WASHINGTON (Reuters) - A Tennessee couple came forward on Friday (Jan 15) with one of the three winning tickets for this week's record US Powerball lottery jackpot, appearing on NBC's "Today" programme.
The pair, Lisa and John Robinson from Munford, Tennessee, appeared on the television show to reveal that they held a winning ticket to claim their share of the US$1.6 billion Powerball prize.
NBC said the ticket had not yet been officially verified, but the couple said they planned to bring it to lottery officials immediately after the show.
The Robinsons said they had reached out to NBC on the advice of their lawyer, Joe Townsend.
"The American public wants to hear from them," Townsend said. Although the couple wants to return to their private lives afterward, "they want to ... let the public know that they're the winners."
John Robinson said that although he did not feel well, he bought the ticket at a local grocery store at his wife's request on Wednesday night, just hours before the drawing.
He said they were excited about their winnings but were "a little scared" about their future.
"Now I'll be nervous because everybody knows," he said.
His wife said they had not had any time to think about what they would do with their share of the jackpot prize but that she planned to return to work on Monday.
"We were up all night," she told NBC. "We didn't get enough sleep."
Holders of the Wednesday night drawings' two other winning tickets, which were sold in California and Florida, have not yet come forward.
Each of the winning tickets is worth US$528.8 million to the holders, lottery officials said in California, one of 44 states plus Washington, D.C., and two US territories that sold millions of Powerball tickets.
The winning numbers of 08 27 34 04 19 and Powerball 10, picked in a drawing on Wednesday night, appeared on tickets sold in three stores: a 7-Eleven convenience store in Chino Hills, California, a Publix supermarket in Melbourne Beach, Florida and Naifeh’s Food Mart in Munford, Tennessee.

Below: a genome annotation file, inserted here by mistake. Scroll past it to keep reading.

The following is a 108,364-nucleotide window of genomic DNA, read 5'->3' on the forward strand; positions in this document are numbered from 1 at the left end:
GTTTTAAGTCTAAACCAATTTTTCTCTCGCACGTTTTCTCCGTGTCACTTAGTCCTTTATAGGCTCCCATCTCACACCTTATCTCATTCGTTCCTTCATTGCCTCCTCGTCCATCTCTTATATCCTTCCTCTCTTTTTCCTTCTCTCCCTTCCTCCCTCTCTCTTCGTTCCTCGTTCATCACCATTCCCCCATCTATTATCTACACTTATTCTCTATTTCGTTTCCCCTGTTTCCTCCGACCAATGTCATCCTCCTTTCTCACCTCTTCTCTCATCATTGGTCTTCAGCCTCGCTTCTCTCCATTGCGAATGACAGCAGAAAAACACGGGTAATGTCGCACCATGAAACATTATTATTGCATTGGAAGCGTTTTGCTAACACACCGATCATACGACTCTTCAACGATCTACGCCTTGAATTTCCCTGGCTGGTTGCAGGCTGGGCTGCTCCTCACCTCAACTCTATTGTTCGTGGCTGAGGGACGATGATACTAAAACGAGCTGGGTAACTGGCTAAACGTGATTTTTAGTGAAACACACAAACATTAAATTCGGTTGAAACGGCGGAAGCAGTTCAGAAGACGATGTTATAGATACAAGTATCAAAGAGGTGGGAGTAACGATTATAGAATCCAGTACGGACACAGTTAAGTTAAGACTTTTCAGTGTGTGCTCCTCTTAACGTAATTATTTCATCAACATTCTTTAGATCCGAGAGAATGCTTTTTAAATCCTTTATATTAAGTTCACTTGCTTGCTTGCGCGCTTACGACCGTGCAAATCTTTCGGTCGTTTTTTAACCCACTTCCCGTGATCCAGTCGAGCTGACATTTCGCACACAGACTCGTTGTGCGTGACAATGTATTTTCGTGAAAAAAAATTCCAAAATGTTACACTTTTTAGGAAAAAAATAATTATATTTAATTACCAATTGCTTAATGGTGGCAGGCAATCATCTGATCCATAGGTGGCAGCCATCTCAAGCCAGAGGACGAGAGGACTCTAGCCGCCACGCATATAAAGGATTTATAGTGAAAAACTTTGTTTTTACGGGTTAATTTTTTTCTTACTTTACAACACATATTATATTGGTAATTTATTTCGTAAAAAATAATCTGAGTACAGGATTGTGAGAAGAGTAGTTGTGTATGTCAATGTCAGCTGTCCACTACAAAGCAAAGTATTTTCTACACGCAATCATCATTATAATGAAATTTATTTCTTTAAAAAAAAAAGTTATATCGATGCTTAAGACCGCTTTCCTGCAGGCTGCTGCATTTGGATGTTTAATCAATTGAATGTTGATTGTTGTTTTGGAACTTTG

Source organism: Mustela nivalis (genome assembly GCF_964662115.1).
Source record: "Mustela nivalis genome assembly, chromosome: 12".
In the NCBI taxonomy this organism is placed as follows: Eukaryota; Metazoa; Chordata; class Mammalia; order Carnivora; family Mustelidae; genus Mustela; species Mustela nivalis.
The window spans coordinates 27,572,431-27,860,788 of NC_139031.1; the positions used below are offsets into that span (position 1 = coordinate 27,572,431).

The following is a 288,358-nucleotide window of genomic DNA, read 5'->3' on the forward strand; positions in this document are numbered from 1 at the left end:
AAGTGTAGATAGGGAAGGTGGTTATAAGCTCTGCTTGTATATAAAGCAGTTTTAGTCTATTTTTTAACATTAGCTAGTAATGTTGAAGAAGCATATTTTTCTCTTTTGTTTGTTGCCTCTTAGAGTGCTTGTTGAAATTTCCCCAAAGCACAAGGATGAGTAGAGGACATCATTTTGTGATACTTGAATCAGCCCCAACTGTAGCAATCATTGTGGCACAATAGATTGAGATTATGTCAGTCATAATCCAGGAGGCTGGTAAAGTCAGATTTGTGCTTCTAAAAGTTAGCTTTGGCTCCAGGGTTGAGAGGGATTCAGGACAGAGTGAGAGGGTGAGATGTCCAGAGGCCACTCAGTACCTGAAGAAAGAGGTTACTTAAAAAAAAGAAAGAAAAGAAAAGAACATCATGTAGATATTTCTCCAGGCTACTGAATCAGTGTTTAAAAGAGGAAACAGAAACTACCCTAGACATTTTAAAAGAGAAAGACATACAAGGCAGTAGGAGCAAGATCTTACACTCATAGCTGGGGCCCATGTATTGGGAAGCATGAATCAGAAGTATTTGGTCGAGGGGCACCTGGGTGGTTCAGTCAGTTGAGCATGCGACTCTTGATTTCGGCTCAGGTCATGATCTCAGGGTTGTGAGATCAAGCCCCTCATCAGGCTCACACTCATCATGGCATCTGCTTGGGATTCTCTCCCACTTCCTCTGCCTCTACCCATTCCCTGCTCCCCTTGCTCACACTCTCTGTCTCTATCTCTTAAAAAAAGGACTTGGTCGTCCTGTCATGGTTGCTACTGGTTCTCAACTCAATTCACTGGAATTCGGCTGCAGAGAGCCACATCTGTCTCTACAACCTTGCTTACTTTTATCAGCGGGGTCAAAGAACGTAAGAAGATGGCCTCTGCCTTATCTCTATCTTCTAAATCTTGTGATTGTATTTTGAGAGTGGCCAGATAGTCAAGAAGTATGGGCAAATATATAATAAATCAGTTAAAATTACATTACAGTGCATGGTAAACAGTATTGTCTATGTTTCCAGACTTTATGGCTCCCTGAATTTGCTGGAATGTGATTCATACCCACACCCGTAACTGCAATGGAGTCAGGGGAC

The jackpot winners overcame odds of 1 in 292 million.
Los Angeles TV station KABC backed away from a story it reported that a registered nurse in Pomona, California, was one of the jackpot winners after the woman’s daughter said her mother was not the winner.
At a media conference in front of the California 7-Eleven, lottery officials presented a symbolic check for US$1 million to the owner of the franchise, Balbir Atwal, for selling a jackpot winning ticket. He said he would give some of the bonus money to charity and share some of it with his friends and family.
With each state setting its own lottery rules, the Tennessee retailer, located in a Memphis suburb, received US$25,000 and the Florida retailer, located in a tiny coastal town, will get US$100,000 at an undetermined date, lottery officials said.
The announcement of the winners came after the previous 19 drawings produced no jackpot winners. With the grand prize rolling over each time, the bounty soared to a record US$1.586 billion, fueled by what had become a national preoccupation with Powerball and the prospect of taking home untold riches.
In towns and cities across the country, millions of would-be billionaires, many of them who had never before played a lottery, stood in long lines to buy tickets. It was the largest lottery prize ever offered in North America, and no other lottery in the world had ever featured a jackpot of that size that could be won on a single ticket.
Under the rules, a winner has up to a year to claim his or her prize.
All three states with winners have laws requiring their names to be released publicly, according to the Powerball website.
To receive the full jackpot amount, winners must accept a multi-year annuity, whereas the lump sum cash payout for the jackpot was about US$983.5 million, lottery officials said. In November, a Tennessee ticket holder claimed a US$144.1 million prize.
Aside from the jackpot winners in Wednesday’s drawing, some 26 million ticket holders won smaller prizes ranging from US$2 million to US$4, depending on the combination of numbers matched in the Powerball drawing, said Kelly Cripe, spokeswoman for the Texas lottery.
For every US$1 worth of Powerball sales, half goes to prizes, 40 per cent is earmarked for things such as education, and 10 per cent goes to retailers who sell the tickets and administrative costs, Grief said.
The cycle will start again on Saturday night when the next Powerball drawing will have an estimated jackpot of US$40 million, according to the lottery operator’s website.